Recent research published in Science by Deborah Kaminski and Cheryl Geisler
about retention of STEM women faculty seems to suggest that women and men are retained and promoted at similar rates in most STEM disciplines, except for mathematics and math intensive fields. They found since 1990, from time of hire in science and engineering fields, median time to exit is about 11 years for women and men. In mathematics, 50% of faculty (male or female) depart their positions earlier than other disciplines, but women leave math departments even sooner (~4.5 yrs) than their male counterparts (~7.3 yrs). Certainly, some fields are hiring a smaller percentage of women than men; fewer women exist in the pools, resulting in fewer women across academic ranks. More research into the causes of exit and the utility of time to exit may be needed, but it is clear that continued investigation into the practices and outcomes of recruitment, hiring, and retention of women in STEM is important.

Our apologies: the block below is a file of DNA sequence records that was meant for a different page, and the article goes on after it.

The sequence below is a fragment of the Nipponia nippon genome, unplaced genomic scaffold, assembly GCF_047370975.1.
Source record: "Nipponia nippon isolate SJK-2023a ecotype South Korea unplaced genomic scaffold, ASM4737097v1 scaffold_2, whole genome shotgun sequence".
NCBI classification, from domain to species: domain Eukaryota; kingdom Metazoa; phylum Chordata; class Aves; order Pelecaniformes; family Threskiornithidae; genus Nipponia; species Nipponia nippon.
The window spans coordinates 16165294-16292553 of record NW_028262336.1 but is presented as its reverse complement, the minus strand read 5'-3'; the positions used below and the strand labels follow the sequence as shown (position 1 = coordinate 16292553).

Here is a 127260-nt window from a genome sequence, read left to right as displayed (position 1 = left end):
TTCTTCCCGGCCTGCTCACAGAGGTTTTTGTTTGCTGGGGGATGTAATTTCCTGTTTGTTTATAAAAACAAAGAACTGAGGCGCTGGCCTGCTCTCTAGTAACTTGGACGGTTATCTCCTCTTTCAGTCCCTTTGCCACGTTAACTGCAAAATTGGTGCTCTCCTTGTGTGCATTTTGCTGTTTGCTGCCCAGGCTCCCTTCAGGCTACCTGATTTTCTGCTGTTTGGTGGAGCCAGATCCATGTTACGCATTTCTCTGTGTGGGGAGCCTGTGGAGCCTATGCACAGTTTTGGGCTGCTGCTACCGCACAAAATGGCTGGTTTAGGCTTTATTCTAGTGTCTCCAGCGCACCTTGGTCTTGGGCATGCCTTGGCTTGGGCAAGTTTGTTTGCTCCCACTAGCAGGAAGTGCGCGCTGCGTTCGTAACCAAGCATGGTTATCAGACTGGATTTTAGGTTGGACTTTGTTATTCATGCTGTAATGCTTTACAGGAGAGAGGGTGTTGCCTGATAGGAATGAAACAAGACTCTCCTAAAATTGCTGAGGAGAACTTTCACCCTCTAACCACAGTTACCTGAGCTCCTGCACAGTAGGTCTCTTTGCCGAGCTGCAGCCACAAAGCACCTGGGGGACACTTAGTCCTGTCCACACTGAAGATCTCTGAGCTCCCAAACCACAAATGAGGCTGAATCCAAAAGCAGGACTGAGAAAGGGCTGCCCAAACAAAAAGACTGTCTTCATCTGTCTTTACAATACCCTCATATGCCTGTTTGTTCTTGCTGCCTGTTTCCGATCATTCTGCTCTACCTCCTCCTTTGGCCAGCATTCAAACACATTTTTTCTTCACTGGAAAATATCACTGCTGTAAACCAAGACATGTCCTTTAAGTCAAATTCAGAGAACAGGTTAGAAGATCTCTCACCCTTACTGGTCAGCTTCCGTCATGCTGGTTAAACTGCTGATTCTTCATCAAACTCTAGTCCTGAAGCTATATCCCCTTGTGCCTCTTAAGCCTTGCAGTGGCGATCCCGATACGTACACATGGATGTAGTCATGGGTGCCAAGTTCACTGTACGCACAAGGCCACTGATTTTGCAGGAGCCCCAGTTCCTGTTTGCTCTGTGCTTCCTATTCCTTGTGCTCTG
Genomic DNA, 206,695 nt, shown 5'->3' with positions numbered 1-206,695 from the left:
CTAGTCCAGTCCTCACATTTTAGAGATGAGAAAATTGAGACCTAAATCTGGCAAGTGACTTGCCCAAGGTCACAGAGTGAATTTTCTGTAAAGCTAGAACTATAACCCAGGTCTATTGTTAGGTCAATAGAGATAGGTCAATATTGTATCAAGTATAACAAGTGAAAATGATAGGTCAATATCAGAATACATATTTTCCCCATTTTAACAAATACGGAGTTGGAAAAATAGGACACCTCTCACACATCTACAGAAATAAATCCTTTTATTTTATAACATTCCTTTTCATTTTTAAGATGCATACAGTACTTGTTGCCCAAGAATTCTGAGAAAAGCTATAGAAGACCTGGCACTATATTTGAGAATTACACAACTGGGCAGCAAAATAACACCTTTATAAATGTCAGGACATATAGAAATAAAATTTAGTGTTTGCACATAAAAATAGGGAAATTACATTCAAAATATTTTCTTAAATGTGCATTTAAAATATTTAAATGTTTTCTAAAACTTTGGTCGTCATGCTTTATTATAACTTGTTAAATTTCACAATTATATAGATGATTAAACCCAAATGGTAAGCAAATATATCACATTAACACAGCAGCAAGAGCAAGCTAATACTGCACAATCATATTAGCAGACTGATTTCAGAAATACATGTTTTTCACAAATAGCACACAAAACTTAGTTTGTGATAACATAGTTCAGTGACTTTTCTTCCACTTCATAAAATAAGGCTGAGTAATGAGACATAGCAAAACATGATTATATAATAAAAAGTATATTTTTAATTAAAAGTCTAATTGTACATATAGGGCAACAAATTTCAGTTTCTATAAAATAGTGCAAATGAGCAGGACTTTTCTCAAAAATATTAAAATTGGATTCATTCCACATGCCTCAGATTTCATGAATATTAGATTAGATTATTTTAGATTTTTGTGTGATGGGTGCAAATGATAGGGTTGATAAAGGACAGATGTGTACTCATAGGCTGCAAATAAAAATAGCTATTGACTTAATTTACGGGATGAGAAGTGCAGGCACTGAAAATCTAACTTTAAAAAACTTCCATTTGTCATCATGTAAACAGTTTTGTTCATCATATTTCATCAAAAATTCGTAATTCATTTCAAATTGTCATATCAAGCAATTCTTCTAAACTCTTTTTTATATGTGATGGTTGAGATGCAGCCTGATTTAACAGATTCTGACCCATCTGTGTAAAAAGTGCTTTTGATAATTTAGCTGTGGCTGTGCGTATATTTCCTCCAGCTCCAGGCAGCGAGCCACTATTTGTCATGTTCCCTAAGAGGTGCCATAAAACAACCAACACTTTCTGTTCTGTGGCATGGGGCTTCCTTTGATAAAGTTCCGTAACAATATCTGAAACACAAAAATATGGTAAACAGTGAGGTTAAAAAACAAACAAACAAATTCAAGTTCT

Then, read the Sigma Xi article in American Scientist by Wendy Williams and Stephen Ceci about the evidence dismissing the usual factors for under representation of women in math-intensive fields (ability differences; occupational and lifestyle preferences; and sex discrimination), and understand the issues related to motherhood and the systemic policies in place that do not historically support concurrent career and biological timelines, especially for math intensive disciplines.
You can also listen to the podcast or read the transcript of Survival Analysis of Faculty Retention in Science and Engineering by Gender, Deborah Kaminski and Cheryl Geisler, Science, 17 February 2012: 864-866.
You may read more about the study by Williams and Ceci from the Cornell Chronicle.